ATV Television's Blog

The Latest News and Doug's Ramblings & Ravings.
Including Doug's "Here's what I think!" and "What were they thinking!"

Saturday, June 19, 2010

2011 Polaris'

We are off to the see the new-for 2011 Polaris line-up. Of course I’m not sure how long we’ll be sworn to secrecy before we can tell you what we saw, so I thought maybe I’d spend a little time telling you what I’d like to see…..

First and foremost in my book would be a revised RZR. I’d like to see the 850 engine put in it Not that it all that much more powerful, but it’s smoother and a cleaner, more compact design. That package would also give us the 4-wheel braking that is MUCH needed. While they are in that department, let’s make sure that we clean up the mounting points so we can add bigger wheels and tires without having to go outward and increase the width beyond the 50” And let’s clean up those a-arms, make them a tubular steel and paint them silver. Then mount some better Fox shocks to them to increase the travel slightly but increase the ride and handling considerably. And go ahead and put some real tires on it. My choice would of course be something like the Carlisle ACT, or Goodyear MT/R. Or even a special set of perfectly (re-sized) Terra Cross.

Moving inside there would be a hand-lever for the emergency-parking brake, and some sealed storage compartments. The bodywork could stay pretty much like it is but let’s take some of the ugly out of that roll cage! Of course if it were up to me I’d go ahead and switch the entire drivetrain over to a system that had 2wd, 4wd, and a locking front differential and therefore also get great engine braking in the process. But I’m sure that’s too much to ask for. As would be a switch from a CVT transmission to a autoclutch system!

Moving on I’d lover to see a mid-size crewcab Ranger. Built on the platform from the 400cc class machine I’d stretch it slightly so there was a back seat. A small one! I’d probably make that model at least a 500cc, and maybe a 650.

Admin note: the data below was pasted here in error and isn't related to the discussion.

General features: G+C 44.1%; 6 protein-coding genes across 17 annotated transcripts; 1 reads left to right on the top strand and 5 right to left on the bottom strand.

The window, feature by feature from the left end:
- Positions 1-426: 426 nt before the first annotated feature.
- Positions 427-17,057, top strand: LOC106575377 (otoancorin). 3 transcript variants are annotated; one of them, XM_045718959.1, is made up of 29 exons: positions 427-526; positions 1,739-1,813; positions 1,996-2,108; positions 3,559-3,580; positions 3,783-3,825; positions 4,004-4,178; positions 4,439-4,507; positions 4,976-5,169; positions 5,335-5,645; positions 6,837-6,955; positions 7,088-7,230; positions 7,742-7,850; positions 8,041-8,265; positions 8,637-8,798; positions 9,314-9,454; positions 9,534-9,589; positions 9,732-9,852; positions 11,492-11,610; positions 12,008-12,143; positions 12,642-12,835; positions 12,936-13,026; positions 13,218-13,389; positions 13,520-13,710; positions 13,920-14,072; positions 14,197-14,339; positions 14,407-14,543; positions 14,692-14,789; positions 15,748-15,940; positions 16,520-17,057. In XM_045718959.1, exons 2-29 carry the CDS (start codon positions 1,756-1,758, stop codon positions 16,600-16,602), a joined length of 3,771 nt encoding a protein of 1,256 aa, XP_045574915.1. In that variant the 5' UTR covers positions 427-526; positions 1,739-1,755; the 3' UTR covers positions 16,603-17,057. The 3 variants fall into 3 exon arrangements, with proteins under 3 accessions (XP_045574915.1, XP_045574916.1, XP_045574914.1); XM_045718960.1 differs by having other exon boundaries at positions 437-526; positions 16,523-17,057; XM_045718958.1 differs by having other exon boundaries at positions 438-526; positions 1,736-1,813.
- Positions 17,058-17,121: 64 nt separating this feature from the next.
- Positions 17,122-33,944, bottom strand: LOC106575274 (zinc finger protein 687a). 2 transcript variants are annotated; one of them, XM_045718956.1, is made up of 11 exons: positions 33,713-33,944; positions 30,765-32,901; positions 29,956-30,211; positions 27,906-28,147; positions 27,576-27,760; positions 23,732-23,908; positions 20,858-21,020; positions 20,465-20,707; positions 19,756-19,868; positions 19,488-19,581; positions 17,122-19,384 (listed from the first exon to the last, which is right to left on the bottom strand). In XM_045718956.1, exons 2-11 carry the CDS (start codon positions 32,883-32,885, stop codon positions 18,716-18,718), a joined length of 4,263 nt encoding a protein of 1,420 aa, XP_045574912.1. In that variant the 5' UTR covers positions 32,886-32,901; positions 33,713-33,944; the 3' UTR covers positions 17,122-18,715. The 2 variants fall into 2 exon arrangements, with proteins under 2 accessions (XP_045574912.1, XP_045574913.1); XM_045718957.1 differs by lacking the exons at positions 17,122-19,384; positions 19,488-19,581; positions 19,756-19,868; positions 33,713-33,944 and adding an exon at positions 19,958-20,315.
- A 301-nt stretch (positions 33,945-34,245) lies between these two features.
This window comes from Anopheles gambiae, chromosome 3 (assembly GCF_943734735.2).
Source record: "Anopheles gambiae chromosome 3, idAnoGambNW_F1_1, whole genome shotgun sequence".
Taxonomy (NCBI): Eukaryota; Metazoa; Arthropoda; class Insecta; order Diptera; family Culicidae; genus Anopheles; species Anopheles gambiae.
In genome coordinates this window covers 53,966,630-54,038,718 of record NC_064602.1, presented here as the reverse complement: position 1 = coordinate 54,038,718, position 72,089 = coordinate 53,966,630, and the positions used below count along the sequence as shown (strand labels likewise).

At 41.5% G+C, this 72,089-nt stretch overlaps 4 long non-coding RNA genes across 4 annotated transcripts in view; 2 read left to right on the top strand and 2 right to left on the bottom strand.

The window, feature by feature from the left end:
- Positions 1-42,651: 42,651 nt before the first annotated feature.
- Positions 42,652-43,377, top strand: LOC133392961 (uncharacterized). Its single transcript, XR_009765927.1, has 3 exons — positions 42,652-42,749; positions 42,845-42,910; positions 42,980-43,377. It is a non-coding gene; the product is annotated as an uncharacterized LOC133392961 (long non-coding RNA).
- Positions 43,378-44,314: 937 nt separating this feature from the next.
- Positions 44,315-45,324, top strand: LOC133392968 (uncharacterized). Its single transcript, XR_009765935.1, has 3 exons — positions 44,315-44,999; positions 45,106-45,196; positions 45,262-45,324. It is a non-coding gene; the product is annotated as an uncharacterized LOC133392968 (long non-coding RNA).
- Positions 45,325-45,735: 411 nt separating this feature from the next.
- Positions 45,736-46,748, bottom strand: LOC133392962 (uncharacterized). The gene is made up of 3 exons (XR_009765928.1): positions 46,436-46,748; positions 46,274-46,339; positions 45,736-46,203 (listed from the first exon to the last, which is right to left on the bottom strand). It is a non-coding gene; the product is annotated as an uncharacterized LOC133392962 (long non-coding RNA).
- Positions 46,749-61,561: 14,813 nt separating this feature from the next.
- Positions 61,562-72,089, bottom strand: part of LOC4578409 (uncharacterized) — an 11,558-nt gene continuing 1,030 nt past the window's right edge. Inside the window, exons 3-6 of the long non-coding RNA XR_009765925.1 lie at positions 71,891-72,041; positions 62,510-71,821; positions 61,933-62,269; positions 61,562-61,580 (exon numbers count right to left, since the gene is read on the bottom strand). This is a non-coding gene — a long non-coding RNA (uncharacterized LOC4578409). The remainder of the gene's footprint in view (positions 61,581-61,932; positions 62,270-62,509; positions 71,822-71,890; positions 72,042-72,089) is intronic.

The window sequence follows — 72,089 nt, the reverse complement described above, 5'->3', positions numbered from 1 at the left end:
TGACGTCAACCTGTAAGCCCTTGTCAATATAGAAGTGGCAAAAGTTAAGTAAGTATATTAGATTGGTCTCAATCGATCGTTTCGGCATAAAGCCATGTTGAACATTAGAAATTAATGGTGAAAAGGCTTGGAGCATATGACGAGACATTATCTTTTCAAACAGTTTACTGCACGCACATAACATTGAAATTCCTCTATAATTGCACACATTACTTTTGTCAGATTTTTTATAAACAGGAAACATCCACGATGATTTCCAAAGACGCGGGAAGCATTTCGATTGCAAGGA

In the ATV department things are looking pretty good with the new line of XPs, but I’d fix the power steering so it has less power and more feel. I’d make the design engineers go ride a Suzuki King Quad with EPS. I’d also make another 2-seat model, based on the Touring, but without a raised rear seat. I’d just make the standard seat longer. I talk to a lot of folks that ride two-up on a regular machine because the second rider doesn’t like sitting up so high and feels exposed. And while we’re working on the ATV line, I’d revise that transmission. I’d have it engage sooner and run in a higher ratio. And fix it so it shifts with clunking so much.

That’s pretty much the main changes – in a nutshell. I’d probably also shorten the RZR 4 a bit and clean up that cage as well. I might lift the Ranger Crew a bit too.

But I better stop while I’ve only dug a small hole for myself.

Oh there’s one more thing I’d do. I’d swallow my pride, and make a HUGE commitment to do two VERY important things. I’d keep building all the machines here in the US of A, and I’d commit the entire operation to a design and build quality that matches or exceeds that of the Japanese.

Think I’ll see any of this at the 2011 intro? I doubt it too, but knowing Polaris I know they’ll be some surprises.

I’ll let you know what they are just as soon as I can. 

Thursday, June 10, 2010

Have we passed the point of ‘common sense’ in the name of profit?

Have we passed the point of ‘common sense’ in the name of profit?

The newest Side by Side has hit the media outlets and will soon be sitting on the local dealership floor near you. The new 1000cc Commander is definitely the “latest and the greatest” SxS we’ve seen yet! But is it an aubaine or a dysastre?

With a 78 mph top speed and more complicated electronics than we’ve ever seen on a UTV or ATV it is an incredible display of technology. But more than it’s cost (initial or maintenance) perhaps most importantly it’s another prime example of a new vehicle brought to the market that will do more harm to our industry - all in the name of profit.

Sport quads are great machines for the race tracks and the sand dunes, but they do more damage to the trails, local communities, and the cause for responsible use of ATVs on the wonderful and scenic trails of our great backcountry than their utility counterparts. So why are they so prevalent? Because the manufacturers know that they can sell them. It matters less that they are harmful to the future of ATVs than to the immediate padding of their profit ledger.

That same holds true for the bigger and faster UTVs that are now hitting the market. While there is nothing wrong with the Commander in and of itself, it is more about the type of rider/driver that it is aimed at, and how (and where) they will use that machine to help accelerate the closure of our ATV trail systems.